Sturt National Park feral predator-free area partnership project

A ground-breaking conservation partnership between the NSW National Parks and Wildlife Service and University of New South Wales (Sydney), operating as Wild Deserts.

A safe place in the red soil

Locals benefit from feral predator-free areas too. This threatened dusky hopping mouse (Notomys fuscus) is a resident of Sturt National Park. With cats and foxes removed it is now living its best feral predator-free lifeOne of 7 feral predator-free areas on NSW national parks is at Sturt National Park, providing a safe haven for threatened mammals.

Already 4 locally extinct mammal species have been reintroduced: the greater bilby, crest-tailed mulgara, Shark Bay bandicoot and golden bandicoot.

The ‘returnees’ are already thriving in their historic habitat in the arid red corner of north-western New South Wales.

By 2026, a total of 6 locally extinct species will have been reintroduced through this innovative project, which is a partnership between the NSW Government and University of New South Wales (Sydney), operating as Wild Deserts.

The site is located near Tibooburra on Maljangapa and Wongkumara Country.

When the first mammals ‘returned’

The project’s first mammals were reintroduced in mid-2020 just after the worst drought in the region’s recorded history.

Work was completed on the 2 enclosures, each of 2,000 hectares, in early 2020 after all feral animals were removed, including the key predators cats and foxes.

Soon after, translocations started. First in the sanctuary were 19 crest-tailed mulgara, followed the next month by the fleet-footed greater bilby.

As well as 5 locally extinct species being reintroduced here, there will be conservation benefit for existing threatened species such as desert mouse and Eyrean grasswren.

Home safe home. A camera trap snaps crest-tailed mulgaras (Dasycercus cristicauda) Maurice and Moneypenny (in burrow with radio-tracking collar) making a new home amid the desert flowers and red soils of Sturt National Park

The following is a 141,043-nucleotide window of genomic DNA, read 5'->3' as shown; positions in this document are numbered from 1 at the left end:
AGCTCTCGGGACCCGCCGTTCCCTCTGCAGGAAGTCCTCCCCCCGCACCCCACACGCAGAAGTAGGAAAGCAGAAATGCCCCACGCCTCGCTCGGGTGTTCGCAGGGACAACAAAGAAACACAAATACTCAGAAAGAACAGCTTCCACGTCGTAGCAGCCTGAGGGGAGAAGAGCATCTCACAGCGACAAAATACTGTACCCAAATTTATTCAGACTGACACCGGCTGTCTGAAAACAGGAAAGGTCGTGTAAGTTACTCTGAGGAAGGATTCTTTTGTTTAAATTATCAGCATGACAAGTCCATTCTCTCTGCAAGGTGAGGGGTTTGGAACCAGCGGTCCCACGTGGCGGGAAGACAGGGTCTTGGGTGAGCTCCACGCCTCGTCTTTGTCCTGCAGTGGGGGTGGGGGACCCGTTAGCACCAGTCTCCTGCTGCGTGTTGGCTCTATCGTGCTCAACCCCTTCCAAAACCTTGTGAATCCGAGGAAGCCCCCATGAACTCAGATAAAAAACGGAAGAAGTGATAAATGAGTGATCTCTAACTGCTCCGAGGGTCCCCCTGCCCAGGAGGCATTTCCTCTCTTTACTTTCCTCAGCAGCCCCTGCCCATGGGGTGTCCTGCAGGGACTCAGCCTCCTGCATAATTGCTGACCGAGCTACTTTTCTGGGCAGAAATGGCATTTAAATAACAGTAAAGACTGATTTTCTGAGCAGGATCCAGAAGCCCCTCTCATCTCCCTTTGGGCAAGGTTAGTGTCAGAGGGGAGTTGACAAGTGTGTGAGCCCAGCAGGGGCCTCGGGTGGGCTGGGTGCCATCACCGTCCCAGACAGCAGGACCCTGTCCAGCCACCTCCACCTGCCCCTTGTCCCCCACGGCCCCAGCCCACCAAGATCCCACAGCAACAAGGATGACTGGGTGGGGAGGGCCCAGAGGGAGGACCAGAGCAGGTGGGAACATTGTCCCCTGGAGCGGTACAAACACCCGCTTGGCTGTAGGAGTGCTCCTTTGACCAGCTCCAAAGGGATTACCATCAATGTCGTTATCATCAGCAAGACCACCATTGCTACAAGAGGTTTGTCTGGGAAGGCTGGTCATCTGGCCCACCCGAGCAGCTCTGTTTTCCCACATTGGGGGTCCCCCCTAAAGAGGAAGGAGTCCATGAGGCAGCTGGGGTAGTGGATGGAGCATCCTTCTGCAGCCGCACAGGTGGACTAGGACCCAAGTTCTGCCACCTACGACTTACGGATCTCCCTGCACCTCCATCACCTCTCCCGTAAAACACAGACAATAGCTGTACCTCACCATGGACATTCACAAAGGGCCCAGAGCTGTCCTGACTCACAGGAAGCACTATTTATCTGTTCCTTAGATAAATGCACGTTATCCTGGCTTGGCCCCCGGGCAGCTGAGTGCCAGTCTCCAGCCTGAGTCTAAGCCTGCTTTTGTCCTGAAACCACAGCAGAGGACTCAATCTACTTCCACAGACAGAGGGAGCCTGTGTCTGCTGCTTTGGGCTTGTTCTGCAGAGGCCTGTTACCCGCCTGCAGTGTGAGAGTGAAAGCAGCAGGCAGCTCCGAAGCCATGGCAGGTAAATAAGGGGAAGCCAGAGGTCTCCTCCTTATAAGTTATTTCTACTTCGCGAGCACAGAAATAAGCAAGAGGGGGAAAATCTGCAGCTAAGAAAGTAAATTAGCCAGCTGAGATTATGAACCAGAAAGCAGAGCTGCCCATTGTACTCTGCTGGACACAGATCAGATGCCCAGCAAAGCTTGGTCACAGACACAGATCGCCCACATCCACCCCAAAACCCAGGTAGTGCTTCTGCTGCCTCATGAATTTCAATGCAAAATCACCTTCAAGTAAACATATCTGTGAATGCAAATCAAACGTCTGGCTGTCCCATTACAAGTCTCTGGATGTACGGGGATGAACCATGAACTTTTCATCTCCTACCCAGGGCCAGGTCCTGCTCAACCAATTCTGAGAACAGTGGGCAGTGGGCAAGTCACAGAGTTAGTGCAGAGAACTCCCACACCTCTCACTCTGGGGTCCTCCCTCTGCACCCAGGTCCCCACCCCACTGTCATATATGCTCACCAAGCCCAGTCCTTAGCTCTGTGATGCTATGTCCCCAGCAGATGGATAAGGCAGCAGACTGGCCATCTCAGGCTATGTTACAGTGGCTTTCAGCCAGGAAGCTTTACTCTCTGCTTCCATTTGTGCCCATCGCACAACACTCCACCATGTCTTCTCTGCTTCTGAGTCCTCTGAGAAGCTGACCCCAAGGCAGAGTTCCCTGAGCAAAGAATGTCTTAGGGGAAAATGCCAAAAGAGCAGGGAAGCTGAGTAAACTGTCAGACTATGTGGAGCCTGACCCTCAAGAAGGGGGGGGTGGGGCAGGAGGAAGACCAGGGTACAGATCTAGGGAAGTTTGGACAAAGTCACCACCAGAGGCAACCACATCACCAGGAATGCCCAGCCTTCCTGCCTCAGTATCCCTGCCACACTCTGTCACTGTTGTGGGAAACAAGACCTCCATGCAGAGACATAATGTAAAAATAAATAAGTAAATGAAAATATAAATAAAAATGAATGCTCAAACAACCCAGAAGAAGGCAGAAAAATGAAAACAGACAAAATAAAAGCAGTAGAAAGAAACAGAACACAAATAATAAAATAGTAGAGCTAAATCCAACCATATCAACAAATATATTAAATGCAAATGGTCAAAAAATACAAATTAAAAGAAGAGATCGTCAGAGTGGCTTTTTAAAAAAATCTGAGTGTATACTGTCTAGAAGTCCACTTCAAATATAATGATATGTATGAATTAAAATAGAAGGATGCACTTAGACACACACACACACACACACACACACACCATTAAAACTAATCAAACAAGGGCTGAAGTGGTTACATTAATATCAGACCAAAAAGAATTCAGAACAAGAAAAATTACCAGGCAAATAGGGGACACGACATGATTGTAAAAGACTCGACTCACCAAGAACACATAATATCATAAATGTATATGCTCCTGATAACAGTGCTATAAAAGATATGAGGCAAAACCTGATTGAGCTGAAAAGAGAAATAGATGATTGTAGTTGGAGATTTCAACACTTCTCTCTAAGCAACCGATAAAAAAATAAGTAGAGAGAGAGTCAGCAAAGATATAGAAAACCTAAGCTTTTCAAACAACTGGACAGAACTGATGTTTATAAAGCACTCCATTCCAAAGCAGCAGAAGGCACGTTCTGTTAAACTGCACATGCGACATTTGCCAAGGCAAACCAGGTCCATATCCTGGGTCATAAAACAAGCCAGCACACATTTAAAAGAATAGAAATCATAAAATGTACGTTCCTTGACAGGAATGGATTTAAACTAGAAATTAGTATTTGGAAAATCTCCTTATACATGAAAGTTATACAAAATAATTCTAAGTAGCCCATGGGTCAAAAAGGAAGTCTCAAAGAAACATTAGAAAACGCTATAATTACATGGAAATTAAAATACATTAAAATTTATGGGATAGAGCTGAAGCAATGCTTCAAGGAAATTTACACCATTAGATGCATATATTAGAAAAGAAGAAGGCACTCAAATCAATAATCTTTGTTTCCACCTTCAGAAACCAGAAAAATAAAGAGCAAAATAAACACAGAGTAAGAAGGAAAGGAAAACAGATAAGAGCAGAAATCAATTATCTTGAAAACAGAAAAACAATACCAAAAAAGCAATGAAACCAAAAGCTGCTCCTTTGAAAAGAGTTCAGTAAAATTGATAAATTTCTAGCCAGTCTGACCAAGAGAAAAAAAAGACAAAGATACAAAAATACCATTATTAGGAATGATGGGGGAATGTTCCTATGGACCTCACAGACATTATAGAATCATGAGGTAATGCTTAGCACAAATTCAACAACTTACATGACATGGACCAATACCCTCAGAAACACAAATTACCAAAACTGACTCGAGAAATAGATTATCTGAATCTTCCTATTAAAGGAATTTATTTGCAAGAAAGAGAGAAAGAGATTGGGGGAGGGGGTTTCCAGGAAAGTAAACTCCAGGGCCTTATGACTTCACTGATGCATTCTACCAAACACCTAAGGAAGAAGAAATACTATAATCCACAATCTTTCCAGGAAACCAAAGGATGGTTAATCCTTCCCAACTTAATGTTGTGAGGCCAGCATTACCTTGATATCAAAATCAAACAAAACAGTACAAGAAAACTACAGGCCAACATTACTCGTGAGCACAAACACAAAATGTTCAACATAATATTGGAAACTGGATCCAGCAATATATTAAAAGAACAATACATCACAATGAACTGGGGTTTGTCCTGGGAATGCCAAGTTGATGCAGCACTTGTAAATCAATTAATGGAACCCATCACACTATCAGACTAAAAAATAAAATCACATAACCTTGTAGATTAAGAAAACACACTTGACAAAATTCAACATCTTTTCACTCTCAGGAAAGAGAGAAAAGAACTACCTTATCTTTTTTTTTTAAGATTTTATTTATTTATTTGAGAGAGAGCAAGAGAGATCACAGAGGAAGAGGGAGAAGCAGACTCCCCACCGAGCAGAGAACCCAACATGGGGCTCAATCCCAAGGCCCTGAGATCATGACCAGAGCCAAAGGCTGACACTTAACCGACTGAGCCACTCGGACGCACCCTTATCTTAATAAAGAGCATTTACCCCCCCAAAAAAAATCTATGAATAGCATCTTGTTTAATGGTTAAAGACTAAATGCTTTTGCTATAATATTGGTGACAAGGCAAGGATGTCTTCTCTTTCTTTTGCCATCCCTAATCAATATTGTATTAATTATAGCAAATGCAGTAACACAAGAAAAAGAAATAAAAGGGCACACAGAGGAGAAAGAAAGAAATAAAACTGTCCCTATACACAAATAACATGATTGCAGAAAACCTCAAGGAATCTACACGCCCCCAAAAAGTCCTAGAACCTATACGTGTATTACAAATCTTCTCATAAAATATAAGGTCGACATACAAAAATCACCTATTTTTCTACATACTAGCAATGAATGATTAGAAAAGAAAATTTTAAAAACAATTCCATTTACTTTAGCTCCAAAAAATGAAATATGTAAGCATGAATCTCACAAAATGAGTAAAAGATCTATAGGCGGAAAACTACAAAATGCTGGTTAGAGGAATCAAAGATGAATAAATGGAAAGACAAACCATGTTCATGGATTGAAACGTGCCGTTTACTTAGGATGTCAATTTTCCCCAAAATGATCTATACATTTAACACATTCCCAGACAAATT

Network of 7 conservation sites

The creation of a network of feral predator-free areas to reintroduce locally extinct mammals is an essential element of the NSW Government’s conservation strategy to reverse the decline and improve outcomes for threatened species at risk from predation.

It is a key element of delivering on a commitment to zero extinctions in NSW national parks.

Maljangapa traditional owner Leroy Johnson performing a smoking ceremony to cleanse bilbies and people prior to release of the first 10 bilby founders translocated from the Taronga Conservation Society Australia’s breeding sanctuary in Dubbo to the Wild Deserts site

How are they going?

Even at this early stage, teams are seeing encouraging signs of bounce back, including substantial increase in reintroduced species populations, increased detection of resident small mammal and reptile assemblages, as well as abundance and occupancy of ground-dwelling birds.

  • The 19 pioneer crest-tailed mulgaras released in August 2020 have prospered.
  • The Shark Bay bandicoot population has more than doubled just 6 months after reintroduction.
  • Recent monitoring resulted in the capture of 41 bilbies of which 31 were unmarked animals, recruited into the population.

A UNSW researcher uses device to track tagged bilbies (Macrotis) after they are released into Sturt National Park

World-leading conservation project

The Sturt National Park site is part of a network of 7 feral predator-free areas across the state.

Once complete, almost 65,000 hectares of national park estate will be free of feral predators, providing conservation benefit for more than 50 threatened species.

Right across this network of sites in New South Wales, locally extinct native animals will be returned to the landscape after long absences.

'Ecosystem engineers' like the greater bilby are once again able to dig burrows, aerate the soil and create niches for moisture, spores and seed and shelter sites for other species. These species will help return the bush to what it was before Europeans introduced feral pests.

The feral predator-free area network is one of the most significant ecological restoration projects in NSW’s history.

Map shows the 7 feral predator-free rewilding sites across NSW national parks estate